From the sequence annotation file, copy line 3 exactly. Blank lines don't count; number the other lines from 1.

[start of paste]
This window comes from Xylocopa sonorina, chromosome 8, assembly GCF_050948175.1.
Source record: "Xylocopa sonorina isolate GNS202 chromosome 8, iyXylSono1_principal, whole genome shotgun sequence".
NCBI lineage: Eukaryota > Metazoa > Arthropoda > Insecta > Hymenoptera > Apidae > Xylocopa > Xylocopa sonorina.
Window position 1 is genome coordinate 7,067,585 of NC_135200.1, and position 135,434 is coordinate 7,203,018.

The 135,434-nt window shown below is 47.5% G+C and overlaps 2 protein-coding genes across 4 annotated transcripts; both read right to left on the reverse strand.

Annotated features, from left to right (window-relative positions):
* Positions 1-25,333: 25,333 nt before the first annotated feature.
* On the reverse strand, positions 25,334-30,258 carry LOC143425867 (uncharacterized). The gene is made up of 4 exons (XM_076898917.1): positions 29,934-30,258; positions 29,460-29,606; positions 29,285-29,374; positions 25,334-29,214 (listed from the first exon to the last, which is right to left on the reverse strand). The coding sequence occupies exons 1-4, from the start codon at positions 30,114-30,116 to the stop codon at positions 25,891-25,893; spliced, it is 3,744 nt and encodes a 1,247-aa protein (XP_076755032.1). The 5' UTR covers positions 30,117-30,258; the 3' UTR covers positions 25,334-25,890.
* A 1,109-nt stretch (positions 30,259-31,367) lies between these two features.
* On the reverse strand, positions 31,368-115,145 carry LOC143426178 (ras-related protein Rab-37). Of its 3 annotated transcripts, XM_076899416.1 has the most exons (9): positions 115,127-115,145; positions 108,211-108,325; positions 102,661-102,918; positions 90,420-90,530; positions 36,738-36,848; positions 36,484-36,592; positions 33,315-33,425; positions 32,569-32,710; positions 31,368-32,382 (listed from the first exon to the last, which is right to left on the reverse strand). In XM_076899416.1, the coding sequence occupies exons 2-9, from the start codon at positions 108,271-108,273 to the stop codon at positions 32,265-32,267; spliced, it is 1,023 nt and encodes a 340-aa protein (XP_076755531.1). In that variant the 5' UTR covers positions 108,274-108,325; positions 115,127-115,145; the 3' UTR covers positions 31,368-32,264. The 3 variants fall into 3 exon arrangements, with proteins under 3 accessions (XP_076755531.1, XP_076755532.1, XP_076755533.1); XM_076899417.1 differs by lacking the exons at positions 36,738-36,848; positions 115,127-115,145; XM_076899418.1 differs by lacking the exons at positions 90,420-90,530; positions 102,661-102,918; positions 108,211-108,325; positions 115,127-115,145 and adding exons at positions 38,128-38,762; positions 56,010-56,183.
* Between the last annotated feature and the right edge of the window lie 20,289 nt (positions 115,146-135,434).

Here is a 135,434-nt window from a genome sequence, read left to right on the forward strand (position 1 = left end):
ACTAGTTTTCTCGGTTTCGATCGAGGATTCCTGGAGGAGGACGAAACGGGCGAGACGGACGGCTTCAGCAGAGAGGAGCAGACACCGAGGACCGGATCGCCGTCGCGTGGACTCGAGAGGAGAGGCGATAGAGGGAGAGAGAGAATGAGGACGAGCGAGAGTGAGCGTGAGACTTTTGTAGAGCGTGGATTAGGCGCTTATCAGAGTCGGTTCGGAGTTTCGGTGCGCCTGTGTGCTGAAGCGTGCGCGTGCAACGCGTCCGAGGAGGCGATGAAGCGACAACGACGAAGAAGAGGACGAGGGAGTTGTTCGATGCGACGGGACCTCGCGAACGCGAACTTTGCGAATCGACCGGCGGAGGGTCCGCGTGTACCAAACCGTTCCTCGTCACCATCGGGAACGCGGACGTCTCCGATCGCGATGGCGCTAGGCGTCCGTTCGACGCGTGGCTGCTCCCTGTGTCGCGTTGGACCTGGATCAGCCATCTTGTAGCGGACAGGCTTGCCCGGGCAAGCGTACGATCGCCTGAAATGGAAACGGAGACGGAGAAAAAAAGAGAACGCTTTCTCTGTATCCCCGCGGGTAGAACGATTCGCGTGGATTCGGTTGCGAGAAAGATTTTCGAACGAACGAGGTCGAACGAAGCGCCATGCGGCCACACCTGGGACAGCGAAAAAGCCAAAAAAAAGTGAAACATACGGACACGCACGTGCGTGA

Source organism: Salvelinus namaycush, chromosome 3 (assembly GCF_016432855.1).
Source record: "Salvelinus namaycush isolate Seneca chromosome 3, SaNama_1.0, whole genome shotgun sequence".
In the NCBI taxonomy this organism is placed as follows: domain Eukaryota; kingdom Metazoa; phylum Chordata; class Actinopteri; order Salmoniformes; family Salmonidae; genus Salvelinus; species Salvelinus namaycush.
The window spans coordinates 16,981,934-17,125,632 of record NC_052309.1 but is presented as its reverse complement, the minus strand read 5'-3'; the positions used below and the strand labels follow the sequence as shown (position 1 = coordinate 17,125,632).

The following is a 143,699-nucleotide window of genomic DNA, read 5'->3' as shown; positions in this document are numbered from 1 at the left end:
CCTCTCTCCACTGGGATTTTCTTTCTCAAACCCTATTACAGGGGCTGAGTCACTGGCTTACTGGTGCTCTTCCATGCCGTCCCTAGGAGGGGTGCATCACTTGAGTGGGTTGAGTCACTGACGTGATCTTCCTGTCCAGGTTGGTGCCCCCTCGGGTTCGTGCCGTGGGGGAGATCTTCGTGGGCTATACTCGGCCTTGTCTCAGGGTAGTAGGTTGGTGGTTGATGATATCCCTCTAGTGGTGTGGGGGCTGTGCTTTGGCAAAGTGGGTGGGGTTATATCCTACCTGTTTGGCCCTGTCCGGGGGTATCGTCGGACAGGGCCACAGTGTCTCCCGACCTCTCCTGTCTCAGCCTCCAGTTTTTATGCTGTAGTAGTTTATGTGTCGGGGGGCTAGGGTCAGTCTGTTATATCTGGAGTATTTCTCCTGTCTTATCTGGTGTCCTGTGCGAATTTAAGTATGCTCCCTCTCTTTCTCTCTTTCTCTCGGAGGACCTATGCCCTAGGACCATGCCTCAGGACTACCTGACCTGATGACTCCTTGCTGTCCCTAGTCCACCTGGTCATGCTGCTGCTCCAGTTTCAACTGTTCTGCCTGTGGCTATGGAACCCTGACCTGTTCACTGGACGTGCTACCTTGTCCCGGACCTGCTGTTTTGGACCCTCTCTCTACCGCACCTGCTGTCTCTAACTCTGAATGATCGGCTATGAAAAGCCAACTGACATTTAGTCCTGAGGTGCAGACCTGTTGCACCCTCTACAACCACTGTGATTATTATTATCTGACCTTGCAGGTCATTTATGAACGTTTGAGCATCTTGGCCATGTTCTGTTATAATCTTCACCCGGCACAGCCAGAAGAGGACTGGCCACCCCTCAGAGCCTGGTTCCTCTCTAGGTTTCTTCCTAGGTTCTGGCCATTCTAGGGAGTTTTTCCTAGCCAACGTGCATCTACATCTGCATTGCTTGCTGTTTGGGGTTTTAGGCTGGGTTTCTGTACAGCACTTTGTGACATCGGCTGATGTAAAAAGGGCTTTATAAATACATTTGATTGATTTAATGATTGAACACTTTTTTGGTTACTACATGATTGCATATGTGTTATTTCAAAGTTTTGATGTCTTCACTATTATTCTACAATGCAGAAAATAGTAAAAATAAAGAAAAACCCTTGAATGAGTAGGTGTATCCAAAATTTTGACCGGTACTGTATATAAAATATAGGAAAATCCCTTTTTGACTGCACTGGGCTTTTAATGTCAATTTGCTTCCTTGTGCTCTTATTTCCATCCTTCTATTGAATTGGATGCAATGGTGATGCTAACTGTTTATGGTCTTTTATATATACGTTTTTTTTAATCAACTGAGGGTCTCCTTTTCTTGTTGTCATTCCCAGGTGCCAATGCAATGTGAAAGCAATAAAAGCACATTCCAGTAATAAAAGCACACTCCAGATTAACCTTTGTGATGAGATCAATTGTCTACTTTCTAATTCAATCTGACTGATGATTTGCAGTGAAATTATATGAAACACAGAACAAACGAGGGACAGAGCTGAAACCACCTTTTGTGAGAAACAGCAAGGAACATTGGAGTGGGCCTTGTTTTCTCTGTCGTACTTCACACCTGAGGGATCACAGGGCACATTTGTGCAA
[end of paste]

NCBI lineage: Eukaryota > Metazoa > Arthropoda > Insecta > Hymenoptera > Apidae > Xylocopa > Xylocopa sonorina.